I first tackled the issue of sugar six months ago in my post, “The Sugar Problem: What’s the Sweet Solution?” One of my New Year’s resolutions was to reduce added sugar intake (not the kind in fruits) to the recommended 20 grams a day. This week, my interest in reducing refined sugar intake has been focused on my children, as a result of reading Sally Kuzemchak’s article, “Sugar Shocker,” in Parents magazine. Research shows that yogurt and cereal specifically marketed toward toddlers often contains at least 20 percent of calories from sugar. Although it’s fine for kids to have some added sugars, the recommendation is still 20 grams a day, or about 5 teaspoons. Unfortunately, the latest government surveys show that toddlers and preschoolers consume about 16 teaspoons (64 grams)–more than triple the recommended amount! I’ve started monitoring the few processed foods my kids do eat, and soy yogurt was the worst. We’ve switched to plain soy yogurt and are using fruit puree and cinnamon to add the flavor, which has cut the refined sugars in half.
The magazine article does a good job explaining the risks to one’s cholesterol and triglyceride levels (to say nothing about having crazy-hyper kids), as well as explaining that the vast majority of sweeteners are unhealthy; sugar is sugar, whether you call it raw sugar or agave nectar. Where the article fails, though, is explaining that there are two healthy options out there for sweetening your food! (insert raucous applause)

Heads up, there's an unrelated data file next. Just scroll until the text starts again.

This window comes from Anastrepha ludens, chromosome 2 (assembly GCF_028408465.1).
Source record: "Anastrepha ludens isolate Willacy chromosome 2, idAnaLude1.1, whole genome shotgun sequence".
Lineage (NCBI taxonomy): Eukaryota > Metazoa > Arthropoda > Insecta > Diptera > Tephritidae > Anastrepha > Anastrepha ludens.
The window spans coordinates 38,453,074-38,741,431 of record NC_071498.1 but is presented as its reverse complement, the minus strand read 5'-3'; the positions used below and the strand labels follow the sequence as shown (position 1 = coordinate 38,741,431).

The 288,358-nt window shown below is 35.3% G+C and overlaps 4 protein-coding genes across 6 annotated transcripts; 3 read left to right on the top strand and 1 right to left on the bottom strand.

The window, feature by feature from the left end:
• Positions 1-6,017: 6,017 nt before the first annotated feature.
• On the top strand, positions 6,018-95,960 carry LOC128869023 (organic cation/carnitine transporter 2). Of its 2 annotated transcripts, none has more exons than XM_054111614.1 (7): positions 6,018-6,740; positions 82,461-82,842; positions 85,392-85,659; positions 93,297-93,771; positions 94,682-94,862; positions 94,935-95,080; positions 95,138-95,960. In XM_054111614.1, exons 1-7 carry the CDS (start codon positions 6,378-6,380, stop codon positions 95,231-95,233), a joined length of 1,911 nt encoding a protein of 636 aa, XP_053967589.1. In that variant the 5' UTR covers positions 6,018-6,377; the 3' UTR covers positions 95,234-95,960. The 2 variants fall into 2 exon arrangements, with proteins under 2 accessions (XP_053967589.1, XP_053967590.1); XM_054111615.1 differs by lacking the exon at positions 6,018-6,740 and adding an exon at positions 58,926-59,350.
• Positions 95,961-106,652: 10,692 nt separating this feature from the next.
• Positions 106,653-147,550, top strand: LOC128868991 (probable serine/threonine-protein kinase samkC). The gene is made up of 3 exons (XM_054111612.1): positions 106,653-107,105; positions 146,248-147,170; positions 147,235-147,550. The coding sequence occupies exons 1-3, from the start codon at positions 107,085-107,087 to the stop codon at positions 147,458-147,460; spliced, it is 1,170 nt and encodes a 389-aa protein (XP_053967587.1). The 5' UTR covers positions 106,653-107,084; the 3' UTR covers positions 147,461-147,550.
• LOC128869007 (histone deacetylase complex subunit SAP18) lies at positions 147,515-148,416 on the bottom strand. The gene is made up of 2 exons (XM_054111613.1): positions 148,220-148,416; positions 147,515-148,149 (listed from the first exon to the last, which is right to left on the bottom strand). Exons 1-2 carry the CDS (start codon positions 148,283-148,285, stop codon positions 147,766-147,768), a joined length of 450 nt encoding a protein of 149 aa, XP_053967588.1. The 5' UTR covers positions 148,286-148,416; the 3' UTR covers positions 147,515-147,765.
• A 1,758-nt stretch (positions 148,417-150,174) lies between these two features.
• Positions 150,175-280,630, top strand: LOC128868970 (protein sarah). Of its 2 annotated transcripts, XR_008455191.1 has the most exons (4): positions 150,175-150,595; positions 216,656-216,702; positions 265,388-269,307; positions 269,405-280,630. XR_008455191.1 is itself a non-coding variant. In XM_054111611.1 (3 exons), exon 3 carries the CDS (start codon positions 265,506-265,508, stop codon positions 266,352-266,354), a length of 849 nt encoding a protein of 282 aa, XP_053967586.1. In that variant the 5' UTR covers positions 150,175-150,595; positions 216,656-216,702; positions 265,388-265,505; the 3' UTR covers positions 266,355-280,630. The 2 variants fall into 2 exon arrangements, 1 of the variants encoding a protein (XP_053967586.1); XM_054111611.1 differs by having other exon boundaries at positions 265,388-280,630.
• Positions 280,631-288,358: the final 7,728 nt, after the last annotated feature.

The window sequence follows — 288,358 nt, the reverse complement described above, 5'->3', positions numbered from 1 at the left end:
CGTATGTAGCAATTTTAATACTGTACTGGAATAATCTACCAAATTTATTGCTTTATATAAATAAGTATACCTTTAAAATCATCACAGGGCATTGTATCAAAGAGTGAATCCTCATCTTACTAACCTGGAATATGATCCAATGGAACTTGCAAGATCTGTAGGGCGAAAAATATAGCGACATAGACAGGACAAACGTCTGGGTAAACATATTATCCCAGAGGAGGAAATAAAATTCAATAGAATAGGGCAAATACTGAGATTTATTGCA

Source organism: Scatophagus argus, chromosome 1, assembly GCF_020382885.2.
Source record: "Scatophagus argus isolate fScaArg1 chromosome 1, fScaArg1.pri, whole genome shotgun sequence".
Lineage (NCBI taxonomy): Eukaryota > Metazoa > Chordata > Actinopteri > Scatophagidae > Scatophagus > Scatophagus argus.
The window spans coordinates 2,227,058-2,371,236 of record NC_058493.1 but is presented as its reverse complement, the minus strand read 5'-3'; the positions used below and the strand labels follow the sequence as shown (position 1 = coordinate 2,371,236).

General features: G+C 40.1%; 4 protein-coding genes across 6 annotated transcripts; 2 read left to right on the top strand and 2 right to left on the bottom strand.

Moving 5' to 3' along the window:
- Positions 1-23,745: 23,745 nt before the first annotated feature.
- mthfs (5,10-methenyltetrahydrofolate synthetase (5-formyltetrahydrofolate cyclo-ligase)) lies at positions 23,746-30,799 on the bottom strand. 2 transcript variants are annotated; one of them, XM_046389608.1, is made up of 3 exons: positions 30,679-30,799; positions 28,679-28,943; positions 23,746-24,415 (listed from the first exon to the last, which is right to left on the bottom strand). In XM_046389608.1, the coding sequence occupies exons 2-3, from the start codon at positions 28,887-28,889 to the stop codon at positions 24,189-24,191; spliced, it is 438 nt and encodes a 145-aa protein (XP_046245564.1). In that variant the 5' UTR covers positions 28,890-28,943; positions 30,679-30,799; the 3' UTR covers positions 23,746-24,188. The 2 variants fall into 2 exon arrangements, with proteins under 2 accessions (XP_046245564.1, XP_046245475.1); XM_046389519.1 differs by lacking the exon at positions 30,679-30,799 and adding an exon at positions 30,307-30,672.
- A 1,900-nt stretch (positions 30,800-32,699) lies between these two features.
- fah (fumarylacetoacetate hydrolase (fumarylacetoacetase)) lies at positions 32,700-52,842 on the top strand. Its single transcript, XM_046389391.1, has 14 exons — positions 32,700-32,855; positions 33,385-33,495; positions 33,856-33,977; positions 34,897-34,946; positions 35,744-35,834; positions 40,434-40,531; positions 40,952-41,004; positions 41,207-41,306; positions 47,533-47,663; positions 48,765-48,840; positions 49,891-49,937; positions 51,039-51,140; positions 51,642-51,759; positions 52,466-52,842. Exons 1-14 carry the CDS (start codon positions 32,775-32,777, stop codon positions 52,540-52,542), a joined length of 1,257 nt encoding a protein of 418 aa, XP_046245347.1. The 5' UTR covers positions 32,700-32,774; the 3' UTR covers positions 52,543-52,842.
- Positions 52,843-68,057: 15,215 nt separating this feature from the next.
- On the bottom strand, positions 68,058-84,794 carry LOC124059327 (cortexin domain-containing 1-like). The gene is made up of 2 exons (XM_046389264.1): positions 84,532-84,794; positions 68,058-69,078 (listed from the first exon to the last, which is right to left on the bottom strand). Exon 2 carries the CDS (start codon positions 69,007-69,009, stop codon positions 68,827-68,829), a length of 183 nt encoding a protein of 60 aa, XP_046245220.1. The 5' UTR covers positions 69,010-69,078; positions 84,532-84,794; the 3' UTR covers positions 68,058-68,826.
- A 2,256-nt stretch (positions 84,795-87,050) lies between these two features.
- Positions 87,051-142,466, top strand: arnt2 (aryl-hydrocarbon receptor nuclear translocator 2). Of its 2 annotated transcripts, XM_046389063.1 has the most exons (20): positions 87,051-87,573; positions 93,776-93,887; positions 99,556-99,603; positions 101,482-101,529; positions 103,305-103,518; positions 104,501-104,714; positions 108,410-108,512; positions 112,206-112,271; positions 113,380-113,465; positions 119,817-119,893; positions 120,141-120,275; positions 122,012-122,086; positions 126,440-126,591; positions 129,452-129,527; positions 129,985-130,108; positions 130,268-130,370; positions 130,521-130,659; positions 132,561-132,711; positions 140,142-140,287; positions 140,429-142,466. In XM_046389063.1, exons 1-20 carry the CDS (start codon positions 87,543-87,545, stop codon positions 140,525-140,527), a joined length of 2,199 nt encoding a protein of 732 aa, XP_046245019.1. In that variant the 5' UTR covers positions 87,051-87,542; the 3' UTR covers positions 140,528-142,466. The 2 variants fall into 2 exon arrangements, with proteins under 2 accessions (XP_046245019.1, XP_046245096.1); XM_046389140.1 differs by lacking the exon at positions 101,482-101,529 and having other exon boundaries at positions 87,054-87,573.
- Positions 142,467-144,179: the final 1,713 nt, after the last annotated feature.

This video from Nutritionfacts.org breaks down the antioxidant content of all the sweeteners out there.
Amazingly, raw, organic agave nectar is the same as white table sugar. Honey is better than maple syrup. But leaps and bounds ahead of all other sweeteners are the sweeteners that are actually good for you: dates (or date sugar, which is dehydrated dates ground into tiny pieces) and blackstrap molasses (blackstrap, not regular, unsulphured).
Another excellent video about dates is this one, which explains that despite being 80% sugar, the consumption of dates has zero negative health effects, and in fact, dates can be considered an “ideal” food. Incidentally, the smaller, sweeter Hallawi dates are healthier than Medjool dates.
I’m committed to continuing to decrease our family’s added sugar intake, so I’m glad that we all love dates and that Hallawi dates are cheaper than Medjool dates around here!
For recipes that use dates, check out this post.